Larry Bassett | 367 comments I spent the afternoon with author John Kennedy Toole today as I finished A Confederacy of Dunces. I didn’t plan to finish the book today but at the conclusion I could not put it down. It was more important for me to finish the book than to do a number of other things. This afternoon it was definitely a four star book.

Earlier this week I probably would have gone with two stars. I did not initially like any of the characters as they were introduced. They seemed too unlikely, each and every one. I saw the book as slapstick humor with pratfalls and I didn’t much like it.

People who know New Orleans have said regularly that they are real NO people. Sorry, I just didn’t find that believable without some additional evidence. I am a doubting Thomas.

Now that I have finished the book, pushed on by the online group discussion, I think there are a few real psychiatric cases alive and well on these pages. Ignatius needs some serious professional help. He frenetically avoids forced hospitalization in the last pages. But he drives off to a new life forgetting that he is still the same person he was before he and Myrna pull away in the Renault with all his hopes and fears. Every one of them comes along in the back seat with him.

People who live in poverty have chaotic lives that you probably cannot even imagine. They live in this book and many others. That’s one reason why you read books: to go to some places that you would not otherwise know and certainly would not experience.

This is not a they-lived-happily-ever-after book. The author, J.K. Toole died of suicide far too young. As a closeted gay in the era before gays came out, let alone had gay pride, Toole exposes himself with his words. I take this novel to be very autobiographical; he lived this life. Unlikely we might guess, but unmanageable we know for sure.

This books takes me into my own long psychiatric life. New Orleans might be a place where you can get away with being a little abnormal even when it is not Marti Gras season. And that I am not abnormal by New York City standards, it certainly would be easy for me to be abnormal tomorrow in Lynchburg, Virginia. Been there, done that.

I am going to give A Confederacy of Dunces four stars because I want to respect where the book took me more than where I started.


Tajma As much as I absolutely love this novel, I completely understand the people who despise it. Out of all the books I have read in my lifetime, I have never recommended this one to anyone else, as there are so many ways for it to go wrong.


message 23: by Mike, "Lawyer Stevens" (new)

Mike (goodreadscommm_sullivan) | 1924 comments Mod
Daniel wrote: "I also found the read very different than I remember from the Reagan years. My review is here:

http://www.goodreads.com/review/show/..."


Daniel let me join Kathy in complimenting you on a fine review. You'll find my remarks as a comment at your review location. It is a fine piece of analysis. I, too, felt some discomfort regarding Ignatius' treatment of Dorian and his friends. However, I take heart at how Dorian and his comrades shrugged off Ignatius' unfortunate use of language, considered him a bore and gave him the brush off. Similarly, I don't find Burma to be a stereotype. He is rather triumphant, a rarity to a great deal in his time who refused to submit to prejudice and ultimately triumphs over charges of vagrancy and gets Lana Lane the justice she deserves. It is interesting that Richard Pryor was considered as the first pick to portray Burma Jones. He could have carried it off with aplomb and assurance. And when I read Confederacy, I had a constant picture of Pryor's irreverent wit throughout each scene containing Burma. He IS my favorite character in the entire novel.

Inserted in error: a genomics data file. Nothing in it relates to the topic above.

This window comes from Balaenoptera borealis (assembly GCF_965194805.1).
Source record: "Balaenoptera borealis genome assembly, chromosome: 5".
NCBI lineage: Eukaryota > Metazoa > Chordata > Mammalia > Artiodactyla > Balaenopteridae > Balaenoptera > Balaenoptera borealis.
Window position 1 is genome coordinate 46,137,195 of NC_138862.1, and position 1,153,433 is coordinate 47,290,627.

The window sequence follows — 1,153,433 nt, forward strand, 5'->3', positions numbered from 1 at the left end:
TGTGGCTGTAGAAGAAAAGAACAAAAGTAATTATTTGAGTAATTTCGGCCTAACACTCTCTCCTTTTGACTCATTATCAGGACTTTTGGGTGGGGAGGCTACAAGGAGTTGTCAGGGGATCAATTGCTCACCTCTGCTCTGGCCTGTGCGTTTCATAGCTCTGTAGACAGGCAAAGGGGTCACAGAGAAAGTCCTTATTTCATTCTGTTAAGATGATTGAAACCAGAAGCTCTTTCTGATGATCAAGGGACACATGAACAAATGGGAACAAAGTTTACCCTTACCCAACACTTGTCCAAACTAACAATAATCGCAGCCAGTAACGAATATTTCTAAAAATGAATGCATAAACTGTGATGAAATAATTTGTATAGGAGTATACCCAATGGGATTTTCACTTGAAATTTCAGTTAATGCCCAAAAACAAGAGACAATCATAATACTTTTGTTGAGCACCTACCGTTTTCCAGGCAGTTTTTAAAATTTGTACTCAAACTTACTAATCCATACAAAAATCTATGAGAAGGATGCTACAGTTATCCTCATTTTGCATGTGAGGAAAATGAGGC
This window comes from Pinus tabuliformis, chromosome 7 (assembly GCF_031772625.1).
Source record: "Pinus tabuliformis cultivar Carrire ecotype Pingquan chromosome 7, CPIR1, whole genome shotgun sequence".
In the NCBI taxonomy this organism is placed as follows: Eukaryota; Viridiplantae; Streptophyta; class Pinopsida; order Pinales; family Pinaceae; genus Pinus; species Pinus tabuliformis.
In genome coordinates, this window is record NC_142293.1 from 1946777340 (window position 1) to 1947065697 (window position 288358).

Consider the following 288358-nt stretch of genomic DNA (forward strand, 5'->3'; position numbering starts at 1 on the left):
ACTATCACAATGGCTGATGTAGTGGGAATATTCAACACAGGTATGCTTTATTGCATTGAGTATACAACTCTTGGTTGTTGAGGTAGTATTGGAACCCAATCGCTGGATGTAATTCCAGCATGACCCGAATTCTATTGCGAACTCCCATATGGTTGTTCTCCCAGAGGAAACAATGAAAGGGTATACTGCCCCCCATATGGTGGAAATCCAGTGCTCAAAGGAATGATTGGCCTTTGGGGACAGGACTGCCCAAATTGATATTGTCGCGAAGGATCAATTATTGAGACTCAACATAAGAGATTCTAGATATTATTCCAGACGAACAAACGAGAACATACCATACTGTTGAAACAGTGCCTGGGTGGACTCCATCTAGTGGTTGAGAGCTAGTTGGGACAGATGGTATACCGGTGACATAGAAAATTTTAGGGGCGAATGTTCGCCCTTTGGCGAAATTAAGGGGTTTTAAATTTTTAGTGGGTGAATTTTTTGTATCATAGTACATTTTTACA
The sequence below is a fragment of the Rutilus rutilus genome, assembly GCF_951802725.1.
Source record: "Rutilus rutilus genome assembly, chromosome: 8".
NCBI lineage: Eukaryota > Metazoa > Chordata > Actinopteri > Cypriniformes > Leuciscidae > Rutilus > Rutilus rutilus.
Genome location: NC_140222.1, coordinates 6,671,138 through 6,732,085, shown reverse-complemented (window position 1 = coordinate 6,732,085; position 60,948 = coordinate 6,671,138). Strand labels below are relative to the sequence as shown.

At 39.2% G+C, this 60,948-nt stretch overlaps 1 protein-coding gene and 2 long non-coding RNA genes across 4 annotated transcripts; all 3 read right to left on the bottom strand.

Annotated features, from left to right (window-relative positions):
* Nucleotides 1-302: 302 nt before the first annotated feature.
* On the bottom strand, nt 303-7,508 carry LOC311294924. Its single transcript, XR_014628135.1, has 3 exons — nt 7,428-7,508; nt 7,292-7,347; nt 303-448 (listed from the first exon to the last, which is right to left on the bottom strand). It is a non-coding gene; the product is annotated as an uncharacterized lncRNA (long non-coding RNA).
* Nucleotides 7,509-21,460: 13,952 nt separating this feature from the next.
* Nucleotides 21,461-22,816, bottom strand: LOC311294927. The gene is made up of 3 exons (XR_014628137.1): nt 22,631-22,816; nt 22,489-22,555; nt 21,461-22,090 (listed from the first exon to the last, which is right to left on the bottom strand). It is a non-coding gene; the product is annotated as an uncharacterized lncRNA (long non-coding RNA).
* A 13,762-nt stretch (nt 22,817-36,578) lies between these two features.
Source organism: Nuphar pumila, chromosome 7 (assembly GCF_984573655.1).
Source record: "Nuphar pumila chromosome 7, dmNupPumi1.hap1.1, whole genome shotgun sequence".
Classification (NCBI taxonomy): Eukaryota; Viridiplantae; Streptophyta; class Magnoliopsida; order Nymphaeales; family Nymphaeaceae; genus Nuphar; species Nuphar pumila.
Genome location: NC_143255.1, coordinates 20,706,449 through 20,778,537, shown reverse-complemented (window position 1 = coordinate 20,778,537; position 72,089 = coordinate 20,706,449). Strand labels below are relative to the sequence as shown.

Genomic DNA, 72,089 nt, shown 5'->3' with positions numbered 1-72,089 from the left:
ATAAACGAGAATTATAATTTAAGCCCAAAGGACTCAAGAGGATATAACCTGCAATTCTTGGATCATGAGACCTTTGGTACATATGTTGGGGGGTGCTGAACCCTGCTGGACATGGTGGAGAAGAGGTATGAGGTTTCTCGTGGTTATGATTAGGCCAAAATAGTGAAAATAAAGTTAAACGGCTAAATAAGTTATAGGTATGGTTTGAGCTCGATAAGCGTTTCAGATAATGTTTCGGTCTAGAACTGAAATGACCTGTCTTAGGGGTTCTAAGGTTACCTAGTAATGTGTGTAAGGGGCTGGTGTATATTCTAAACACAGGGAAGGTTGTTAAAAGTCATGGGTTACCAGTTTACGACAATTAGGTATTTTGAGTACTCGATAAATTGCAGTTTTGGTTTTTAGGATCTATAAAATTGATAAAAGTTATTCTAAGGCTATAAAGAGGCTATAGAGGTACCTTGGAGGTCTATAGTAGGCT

Again, a fine review.

Lawyer Stevens


message 22: by Mike, "Lawyer Stevens" (new)

Mike (goodreadscommm_sullivan) | 1924 comments Mod
Larry wrote: "Message 14: Mike wrote: "I'm not a stickler for staying on topic."
Message 15: Marlene said: "I know. But it's still annoying when the other group members reappear and have to work through a load ..."


Larry, I take your comment in the friendly nature it is intended. However, when a young student asks a question, I'm not going to become rigid and tell her she's off topic. While this is a serious group regarding Southern lit, I want people to feel this as congenial a spot for talking as they wish. There is no set curriculum here, nor any required reading. I'll be the first to say, I tend to be a story teller. I'm not likely to change in that regard. But I will certainly be mindful of your comment. It's a pleasure to have you here and I hope you continue to enjoy the group.

Lawyer Stevens


Kathy | 156 comments Great review, Daniel! I am less than a quarter of the way through this reread and am enjoying again, but I am struggling with some of the racist language. Remembering myself at 20-something, I imagine I had the same issues then. I tend to skip over the slurs and not actually read them, but they are definitely jumping out.


Larry Bassett | 367 comments Message 14: Mike wrote: "I'm not a stickler for staying on topic."
Message 15: Marlene said: "I know. But it's still annoying when the other group members reappear and have to work through a load of messages not concerning the topic."

When I was a young Sunday School attender, I had a teacher who told WWII stories for most of the class. I loved it but, in retrospect, I wonder if it was the best use of Sunday School time.

Like Marlene, I mean this as a friendly comment.


Daniel I also found the read very different than I remember from the Reagan years. My review is here:

http://www.goodreads.com/review/show/...


message 18: by Mike, "Lawyer Stevens" (new)

Mike (goodreadscommm_sullivan) | 1924 comments Mod
Kathy wrote: "Kelli,
Don't worry about your first comment being negative, the fun is in us all having different opinions. That said, Confederacy seems to be a Three Stooges sort of thing - you hate it or you lov..."